What You Should Know About the “Fruit of the Poisonous Tree”

The fruit of the poisonous tree doctrine prohibits the admission of evidence that stems from that which was obtained in an illegality in a criminal case. The doctrine was established to deter law enforcement from misconduct and illegal searches and seizures.

What is the “Fruit of the Poisonous Tree” Doctrine?

The “fruit of the poisonous tree” doctrine extends the exclusionary rule which excludes all illegally obtained evidence from getting admitted in a criminal trial. The “fruit of the poisonous tree” refers to all evidence that stems from original evidence that was illegally obtained. The original illegal evidence is considered to be the poisonous tree, and any evidence that stems from this tree is considered to be tainted by the poison.

The purpose of the fruit of the poisonous tree doctrine is to deter police misconduct and prohibit illegal searches and seizures to acquire evidence. For example, if the police coerce a confession from a suspect, obtain a search warrant from the coerced confession, or conduct an illegal interrogation that produces the discovery of physical evidence, the doctrine prohibits the confession and the physical evidence from becoming admitted in criminal proceedings. In most criminal cases, the doctrine is applied when a criminal defense attorney files a motion to exclude evidence that would adversely affect a defendant’s case.

The fruit of the poisonous tree doctrine applies to all personal testimony in a criminal case, as well as all physical evidence obtained by illegal means, with the following exceptions:

Legal Standard

Although the doctrine was established to deter police misconduct that is deliberate, reckless, or grossly negligent, it may not prevent all types of evidence from getting admitted in a criminal case if it only causes marginal deterrence.

Independent Sources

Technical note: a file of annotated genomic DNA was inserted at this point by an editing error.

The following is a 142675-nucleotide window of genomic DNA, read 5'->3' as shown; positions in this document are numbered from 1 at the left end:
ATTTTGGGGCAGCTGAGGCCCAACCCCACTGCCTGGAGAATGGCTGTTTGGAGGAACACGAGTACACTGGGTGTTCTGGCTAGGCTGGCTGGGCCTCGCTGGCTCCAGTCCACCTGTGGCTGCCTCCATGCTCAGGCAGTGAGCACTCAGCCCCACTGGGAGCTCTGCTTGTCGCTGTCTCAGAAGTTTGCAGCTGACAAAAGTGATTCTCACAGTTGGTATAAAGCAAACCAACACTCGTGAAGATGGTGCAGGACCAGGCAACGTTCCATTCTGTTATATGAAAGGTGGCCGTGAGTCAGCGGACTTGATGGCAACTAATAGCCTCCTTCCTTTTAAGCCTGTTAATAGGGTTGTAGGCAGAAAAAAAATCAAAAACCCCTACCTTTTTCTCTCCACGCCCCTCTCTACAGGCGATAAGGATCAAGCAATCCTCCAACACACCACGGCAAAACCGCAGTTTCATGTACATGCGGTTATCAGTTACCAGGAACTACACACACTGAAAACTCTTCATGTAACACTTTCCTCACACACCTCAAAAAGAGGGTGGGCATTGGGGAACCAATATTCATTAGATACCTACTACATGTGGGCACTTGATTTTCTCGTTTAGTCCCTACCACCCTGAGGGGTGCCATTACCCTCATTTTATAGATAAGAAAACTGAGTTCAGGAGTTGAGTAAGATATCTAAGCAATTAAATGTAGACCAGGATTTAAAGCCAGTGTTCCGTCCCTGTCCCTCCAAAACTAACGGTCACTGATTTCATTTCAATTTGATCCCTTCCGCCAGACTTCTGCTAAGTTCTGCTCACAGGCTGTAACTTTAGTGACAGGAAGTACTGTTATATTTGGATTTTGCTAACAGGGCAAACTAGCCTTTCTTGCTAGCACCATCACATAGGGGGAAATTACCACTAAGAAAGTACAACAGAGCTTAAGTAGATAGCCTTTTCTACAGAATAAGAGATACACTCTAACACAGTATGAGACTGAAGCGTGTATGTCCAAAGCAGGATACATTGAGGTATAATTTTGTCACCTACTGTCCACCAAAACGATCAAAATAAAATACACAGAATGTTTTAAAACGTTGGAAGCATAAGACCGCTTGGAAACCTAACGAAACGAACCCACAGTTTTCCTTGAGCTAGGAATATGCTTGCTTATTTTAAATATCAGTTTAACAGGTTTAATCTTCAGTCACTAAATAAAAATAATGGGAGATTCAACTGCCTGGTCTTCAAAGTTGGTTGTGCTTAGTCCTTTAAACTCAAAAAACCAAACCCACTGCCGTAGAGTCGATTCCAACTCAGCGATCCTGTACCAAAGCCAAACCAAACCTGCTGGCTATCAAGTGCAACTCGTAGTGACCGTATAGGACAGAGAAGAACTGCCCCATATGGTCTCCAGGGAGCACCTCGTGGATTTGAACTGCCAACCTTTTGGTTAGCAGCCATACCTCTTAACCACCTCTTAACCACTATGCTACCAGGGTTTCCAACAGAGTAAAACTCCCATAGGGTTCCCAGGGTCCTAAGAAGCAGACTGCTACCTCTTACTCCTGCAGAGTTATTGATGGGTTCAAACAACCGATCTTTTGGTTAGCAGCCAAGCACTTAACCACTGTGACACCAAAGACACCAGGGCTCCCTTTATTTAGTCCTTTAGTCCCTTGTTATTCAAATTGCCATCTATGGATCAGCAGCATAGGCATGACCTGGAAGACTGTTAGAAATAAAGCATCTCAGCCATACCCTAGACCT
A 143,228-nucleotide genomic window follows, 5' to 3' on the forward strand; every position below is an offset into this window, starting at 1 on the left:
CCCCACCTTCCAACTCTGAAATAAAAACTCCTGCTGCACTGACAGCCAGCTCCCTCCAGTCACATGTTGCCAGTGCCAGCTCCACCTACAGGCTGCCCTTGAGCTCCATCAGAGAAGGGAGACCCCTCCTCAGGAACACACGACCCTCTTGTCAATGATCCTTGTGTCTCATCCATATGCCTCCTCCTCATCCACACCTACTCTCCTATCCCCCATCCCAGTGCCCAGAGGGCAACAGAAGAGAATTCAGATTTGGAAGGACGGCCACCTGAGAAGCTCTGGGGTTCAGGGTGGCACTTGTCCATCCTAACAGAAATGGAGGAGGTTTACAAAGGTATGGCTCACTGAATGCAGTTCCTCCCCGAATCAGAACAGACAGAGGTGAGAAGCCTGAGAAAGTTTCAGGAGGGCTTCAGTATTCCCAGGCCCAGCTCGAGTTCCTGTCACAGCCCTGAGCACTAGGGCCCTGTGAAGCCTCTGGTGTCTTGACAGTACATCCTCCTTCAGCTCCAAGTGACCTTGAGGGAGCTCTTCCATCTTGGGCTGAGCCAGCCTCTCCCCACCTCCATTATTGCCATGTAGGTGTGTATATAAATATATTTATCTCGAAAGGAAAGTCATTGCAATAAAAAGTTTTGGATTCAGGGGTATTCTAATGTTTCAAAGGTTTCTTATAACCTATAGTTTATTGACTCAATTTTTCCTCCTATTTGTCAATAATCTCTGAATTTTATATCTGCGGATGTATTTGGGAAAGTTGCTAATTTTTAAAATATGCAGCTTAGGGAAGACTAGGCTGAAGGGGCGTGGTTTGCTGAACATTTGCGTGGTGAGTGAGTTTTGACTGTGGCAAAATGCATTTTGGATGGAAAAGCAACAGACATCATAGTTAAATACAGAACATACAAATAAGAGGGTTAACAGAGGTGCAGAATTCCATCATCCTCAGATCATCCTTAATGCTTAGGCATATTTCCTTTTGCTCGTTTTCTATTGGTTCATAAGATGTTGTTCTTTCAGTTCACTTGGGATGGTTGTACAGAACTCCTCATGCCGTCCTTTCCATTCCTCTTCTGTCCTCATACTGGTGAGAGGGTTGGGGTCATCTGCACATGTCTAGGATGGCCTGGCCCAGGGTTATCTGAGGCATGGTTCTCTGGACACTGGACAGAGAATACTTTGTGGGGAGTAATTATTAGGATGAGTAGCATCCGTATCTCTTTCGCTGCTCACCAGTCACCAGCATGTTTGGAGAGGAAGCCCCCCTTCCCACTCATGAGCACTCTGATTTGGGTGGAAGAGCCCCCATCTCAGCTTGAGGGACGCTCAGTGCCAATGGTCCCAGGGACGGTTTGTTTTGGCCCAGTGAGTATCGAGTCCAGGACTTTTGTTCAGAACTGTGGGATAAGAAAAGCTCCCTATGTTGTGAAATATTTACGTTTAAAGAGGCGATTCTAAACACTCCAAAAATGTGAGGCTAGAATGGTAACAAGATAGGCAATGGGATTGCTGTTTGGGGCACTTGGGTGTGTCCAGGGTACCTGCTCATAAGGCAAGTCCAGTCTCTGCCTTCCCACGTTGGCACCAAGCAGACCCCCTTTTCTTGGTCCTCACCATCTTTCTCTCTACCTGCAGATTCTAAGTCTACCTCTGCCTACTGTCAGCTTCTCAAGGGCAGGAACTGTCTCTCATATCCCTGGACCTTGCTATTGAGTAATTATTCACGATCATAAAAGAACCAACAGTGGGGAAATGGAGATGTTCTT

The court assesses whether the evidence in question was discovered by illegal means by independent legal sources. Evidence that is acquired through independent legal sources is not prohibited by the fruit of the poisonous tree doctrine. Even if evidence was originally discovered by an unlawful search and seizure, the evidence can still be admitted in some cases.

The independent source doctrine does not affect future evidence discovered in a case. For example, courts do not connect future evidence that’s independently acquired to prior evidence that’s tainted.

Inevitable Discovery

The doctrine does not apply to inevitable discovery. If it’s inevitable that evidence would have been eventually discovered by law enforcement without an illegal search, the evidence is admissible in court.

Max Keller has won countless jury trial cases involving misdemeanors and felonies, sex crimes, and DWI’s. He is a member of the Minnesota Society for Criminal Justice, which only allows the top 50 criminal defense attorneys in the state as members. Max is a frequent speaker at CLE’s and is often asked for advice by other defense attorneys across Minnesota.

Years of Experience: Approx. 20 years
Minnesota Registration Status: Active
Bar & Court Admissions: State of Minnesota Minnesota State Court Minnesota Federal Court 8th Circuit Federal Court of Appeals State of Maryland

What to Do If You Have Been Charged with a Criminal Offense

Stay calm and compose after getting accused of a crime but not charged in Minneapolis, MN. Do not discuss the facts of your case with anyone, including your relatives and family members. Hire a criminal defense attorney with a demonstrated record of winning cases like yours. Your attorney will discuss your rights, guide you on how to cooperate with law enforcement within the legal boundaries, and build a solid defense strategy to fight the charges you could face in the future.
Expungement and sealing of records in Minnesota affect how your criminal history appears to government agencies and the public. The main difference between the two legal actions is that expungement permanently removes past arrests, criminal charges, or convictions from private and public databases, while sealing hides the criminal record from the public. Courts, government entities, and law enforcement agencies can access sealed criminal records.
Minnesota recently passed a public safety bill that brings sweeping changes to the state’s juvenile justice system. While minors sometimes run afoul of the law, the juvenile justice system seeks to account for the differences between children and adults. Therefore, while the penalties for adults convicted of crimes focus on punishment, those for juveniles are aimed at diversion and restorative practices.